Mention the Chicago music scene to anyone and the Southside blues of Muddy Waters may spring to mind, others may recall a vibrant soul scene which included the Impressions and Curtis Mayfield, the Chicago folk scene gave us Roger McGuinn, John Prine and Steve Goodman, but the Chicago country scene? It may surprise some readers that Chicago was once the centre of the country music industry. The same economic factors that drove Southern blacks north from the Mississippi Delta, also influenced Appalachian and Southern whites which lead to a vibrant local scene supported by WAL-MS’s National Barn Dance radio show. Eventually the music wound down, with The Grand Ole Opry and Nashville taking precedence, however bluegrass continued to be popular from the ‘60s to the ‘90s as part of the folk scene with The Sundowners continuing to fly the local country flag. The Sundowners were a major influence on alt country’s Robbie Fulks.
It was out of the underground Chicago country scene of the ‘90s that Bloodshot Records emerged, founded by DJs Nan Warshaw and Dan Miller in 1994. The label built a connection with local artists and community and focused on roots music that inhabited the “nebulous cracks where punk, country, soul, pop, bluegrass, blues and rock n roll mix and mingle and mutate”. The label had significant success with Ryan Adams debut album before he moved to a major label. Robbie Fulks is a mainstay of the label.
With its DIY ethos, the label has a long history of issuing compilation albums. This time, they have trawled their tape library to produce a 17-track compilation of B-sides, out-takes, covers and unreleased tracks representing the full range of their output. Bloodshot is positioning this as a thank you to fans and a support for artists during the coronavirus pandemic. There is a caveat to the label’s professed ethos, Lydia Loveless accused the label of not looking after her interests when she was emotionally and sexually harassed by Nan Warshaw’s partner. The label did accept they had failed Loveless, and Warshaw moved away from the label’s day to day management.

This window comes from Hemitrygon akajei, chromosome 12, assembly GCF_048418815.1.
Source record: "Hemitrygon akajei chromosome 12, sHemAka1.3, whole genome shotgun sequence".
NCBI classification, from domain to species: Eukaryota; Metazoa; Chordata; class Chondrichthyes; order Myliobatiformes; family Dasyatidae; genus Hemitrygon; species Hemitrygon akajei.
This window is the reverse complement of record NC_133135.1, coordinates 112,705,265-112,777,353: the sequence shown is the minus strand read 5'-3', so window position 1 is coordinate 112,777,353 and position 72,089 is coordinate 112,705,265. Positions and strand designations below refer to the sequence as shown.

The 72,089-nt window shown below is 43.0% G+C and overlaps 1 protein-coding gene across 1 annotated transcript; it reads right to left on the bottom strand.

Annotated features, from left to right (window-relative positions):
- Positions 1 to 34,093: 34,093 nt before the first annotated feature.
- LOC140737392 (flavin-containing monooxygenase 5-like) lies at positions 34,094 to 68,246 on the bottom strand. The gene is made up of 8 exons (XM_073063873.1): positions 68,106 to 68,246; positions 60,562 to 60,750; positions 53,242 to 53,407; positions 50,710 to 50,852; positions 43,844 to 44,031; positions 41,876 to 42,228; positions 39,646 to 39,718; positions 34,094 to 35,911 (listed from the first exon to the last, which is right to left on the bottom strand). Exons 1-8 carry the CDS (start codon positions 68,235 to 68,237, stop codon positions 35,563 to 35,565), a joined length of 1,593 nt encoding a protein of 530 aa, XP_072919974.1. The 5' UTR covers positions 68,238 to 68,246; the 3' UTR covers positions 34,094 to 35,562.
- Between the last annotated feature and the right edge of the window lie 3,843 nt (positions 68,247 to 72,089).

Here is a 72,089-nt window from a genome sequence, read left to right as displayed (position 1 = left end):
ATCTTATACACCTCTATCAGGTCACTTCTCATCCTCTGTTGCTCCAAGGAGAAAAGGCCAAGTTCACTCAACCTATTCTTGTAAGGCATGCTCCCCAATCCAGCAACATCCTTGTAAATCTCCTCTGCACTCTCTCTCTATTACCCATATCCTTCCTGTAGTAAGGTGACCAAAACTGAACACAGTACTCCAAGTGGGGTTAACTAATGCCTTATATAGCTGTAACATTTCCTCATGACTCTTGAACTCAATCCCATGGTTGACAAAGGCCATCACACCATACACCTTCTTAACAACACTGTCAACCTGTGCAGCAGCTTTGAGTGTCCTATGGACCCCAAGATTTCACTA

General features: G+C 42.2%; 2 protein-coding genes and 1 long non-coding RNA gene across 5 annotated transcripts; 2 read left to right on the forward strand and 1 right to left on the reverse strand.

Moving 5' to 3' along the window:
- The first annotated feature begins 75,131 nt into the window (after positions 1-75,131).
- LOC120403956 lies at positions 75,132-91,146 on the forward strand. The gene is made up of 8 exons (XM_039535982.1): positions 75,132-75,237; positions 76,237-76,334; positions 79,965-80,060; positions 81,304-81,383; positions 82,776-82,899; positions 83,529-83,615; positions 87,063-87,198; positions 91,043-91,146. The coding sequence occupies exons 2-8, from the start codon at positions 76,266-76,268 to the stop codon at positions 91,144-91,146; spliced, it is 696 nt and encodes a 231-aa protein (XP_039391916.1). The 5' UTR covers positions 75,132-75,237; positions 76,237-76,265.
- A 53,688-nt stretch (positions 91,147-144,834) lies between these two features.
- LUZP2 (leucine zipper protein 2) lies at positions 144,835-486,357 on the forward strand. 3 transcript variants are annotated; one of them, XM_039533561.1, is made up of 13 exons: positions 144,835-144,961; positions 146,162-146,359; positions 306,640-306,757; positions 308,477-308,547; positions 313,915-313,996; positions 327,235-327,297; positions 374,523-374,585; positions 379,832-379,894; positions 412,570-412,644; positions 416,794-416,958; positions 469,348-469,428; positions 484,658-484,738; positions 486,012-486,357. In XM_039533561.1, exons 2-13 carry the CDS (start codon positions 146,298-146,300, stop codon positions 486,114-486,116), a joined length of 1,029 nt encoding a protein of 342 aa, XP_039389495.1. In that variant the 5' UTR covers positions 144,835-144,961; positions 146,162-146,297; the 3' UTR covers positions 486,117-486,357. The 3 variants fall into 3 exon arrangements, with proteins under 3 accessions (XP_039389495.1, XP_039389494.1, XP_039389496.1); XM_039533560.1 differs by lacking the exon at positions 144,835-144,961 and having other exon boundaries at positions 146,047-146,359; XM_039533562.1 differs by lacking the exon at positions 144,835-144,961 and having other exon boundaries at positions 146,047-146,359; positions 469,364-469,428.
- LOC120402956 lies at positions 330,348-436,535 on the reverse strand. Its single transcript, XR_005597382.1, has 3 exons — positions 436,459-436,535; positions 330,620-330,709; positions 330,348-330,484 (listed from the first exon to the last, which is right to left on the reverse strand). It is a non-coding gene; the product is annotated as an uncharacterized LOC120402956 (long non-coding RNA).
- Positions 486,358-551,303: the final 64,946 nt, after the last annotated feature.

‘Pandemophenia’ is only available from Bandcamp as a digital-only download, and it is a very enjoyable compilation with a number of what may become must-have tracks for fans of particular artists. While all tracks are at the very least interesting, highlights include Ruby Boot’s cover of the rare Tom Petty tune ‘Keep Me Alive’. Ruby Boot is Australian Bex Chilcott, and musicians backing this Texas recorded track include members of The Texas Gentlemen. It is always nice to hear a Nick Lowe cover and Kelly Hogan manages to put her own stamp on ‘Homewrecker’ . Hogan is currently a member of Neko Case’s backing band and was previously a member of Jody Grind. Given the challenges America is currently facing, Laura Jane Grace & The Devouring Mothers version of Woody Guthrie’s ‘This Land Is Our Land’ is very apt.
Chicago rock band Rookie deliver an acoustic version of ‘Hold On Tight’ which contrasts nicely with their foot to the floor, amps turned up to 10 version on their debut album. There is a swagger to Robbie Fulks ‘Seventies Jesus’ which looks back at the hippy Jesus freaks. William Elliott Whitmore’s ‘New Skateboard’ and Freakwater’s ‘Frayed and Bare’ both feature banjo and vocals. The current generation of Southern rock bands is represented by the Banditos’ acoustic ‘Keep On Smiling’. Welshman and founder member of The Mekons and current Waco Brother, Jon Langford, is featured on two tracks. The compilation is rounded out with tracks by Jason Hawk Harris, Murder By Death, Cory Branan, Barrence Whitfield and the Savages, Ha Ha Tonka and Scott H. Biram, not forgetting Colorado’s Yawpers and their version of ‘Ace of Spades’.
While ‘Pandemophenia’ will not win any Album of the Year awards, it is a fun and interesting look at the current Chicago country scene, and related artists, and does justice to the city’s long tradition of country music.